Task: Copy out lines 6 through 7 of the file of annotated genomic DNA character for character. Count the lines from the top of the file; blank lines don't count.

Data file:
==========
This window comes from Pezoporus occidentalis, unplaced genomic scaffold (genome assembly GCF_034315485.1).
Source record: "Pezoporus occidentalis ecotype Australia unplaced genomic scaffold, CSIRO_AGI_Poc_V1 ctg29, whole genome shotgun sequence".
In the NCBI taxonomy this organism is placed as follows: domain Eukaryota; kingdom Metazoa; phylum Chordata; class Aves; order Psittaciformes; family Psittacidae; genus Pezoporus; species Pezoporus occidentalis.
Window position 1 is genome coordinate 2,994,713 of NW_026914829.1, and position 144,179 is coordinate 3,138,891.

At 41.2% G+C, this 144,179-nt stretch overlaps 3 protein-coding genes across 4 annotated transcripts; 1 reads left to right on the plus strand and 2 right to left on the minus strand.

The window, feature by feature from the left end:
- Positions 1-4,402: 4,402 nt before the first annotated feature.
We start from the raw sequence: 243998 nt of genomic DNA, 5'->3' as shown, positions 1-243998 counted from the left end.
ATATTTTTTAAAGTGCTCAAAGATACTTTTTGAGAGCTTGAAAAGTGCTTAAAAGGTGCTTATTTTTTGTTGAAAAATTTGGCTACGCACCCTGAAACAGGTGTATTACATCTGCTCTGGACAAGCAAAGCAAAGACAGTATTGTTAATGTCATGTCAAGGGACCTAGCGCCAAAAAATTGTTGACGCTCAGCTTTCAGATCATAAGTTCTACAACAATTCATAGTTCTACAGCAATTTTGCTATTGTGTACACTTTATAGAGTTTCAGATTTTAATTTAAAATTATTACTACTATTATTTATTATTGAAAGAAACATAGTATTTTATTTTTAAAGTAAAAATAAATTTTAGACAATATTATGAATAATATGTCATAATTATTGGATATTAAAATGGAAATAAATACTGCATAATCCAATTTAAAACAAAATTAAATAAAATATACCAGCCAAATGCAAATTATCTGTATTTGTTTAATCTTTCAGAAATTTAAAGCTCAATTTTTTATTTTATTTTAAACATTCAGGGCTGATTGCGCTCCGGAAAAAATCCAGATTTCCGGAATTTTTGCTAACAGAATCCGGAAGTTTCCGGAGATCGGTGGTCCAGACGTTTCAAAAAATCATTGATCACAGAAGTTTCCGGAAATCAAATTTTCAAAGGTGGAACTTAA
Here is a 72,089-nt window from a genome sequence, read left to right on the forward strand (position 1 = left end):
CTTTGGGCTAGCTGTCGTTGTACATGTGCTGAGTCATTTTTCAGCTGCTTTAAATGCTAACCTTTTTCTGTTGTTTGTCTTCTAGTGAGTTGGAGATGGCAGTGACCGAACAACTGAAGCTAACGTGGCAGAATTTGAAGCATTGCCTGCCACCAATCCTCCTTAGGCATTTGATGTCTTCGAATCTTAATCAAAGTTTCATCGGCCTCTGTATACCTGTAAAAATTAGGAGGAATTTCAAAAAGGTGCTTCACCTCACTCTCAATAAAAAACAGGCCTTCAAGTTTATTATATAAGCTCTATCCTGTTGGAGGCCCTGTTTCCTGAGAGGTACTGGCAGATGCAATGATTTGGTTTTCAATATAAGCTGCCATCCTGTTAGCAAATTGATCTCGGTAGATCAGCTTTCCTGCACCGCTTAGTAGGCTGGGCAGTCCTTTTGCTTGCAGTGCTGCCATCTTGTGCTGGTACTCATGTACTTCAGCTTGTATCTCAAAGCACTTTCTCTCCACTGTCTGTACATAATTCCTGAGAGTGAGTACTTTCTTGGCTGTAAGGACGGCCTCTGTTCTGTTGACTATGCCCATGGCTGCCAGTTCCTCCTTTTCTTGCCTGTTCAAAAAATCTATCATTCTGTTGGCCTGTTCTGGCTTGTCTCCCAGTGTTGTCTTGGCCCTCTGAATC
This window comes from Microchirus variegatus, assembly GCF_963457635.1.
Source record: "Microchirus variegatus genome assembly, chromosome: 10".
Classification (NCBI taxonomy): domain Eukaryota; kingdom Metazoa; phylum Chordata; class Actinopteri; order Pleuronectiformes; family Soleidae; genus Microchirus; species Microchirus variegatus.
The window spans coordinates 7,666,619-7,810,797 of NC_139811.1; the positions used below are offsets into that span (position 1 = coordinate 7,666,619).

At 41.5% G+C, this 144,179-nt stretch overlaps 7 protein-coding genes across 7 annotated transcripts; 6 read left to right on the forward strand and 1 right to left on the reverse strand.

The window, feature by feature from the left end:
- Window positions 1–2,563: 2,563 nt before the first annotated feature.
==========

The window, feature by feature from the left end:
- Positions 1-4,402: 4,402 nt before the first annotated feature.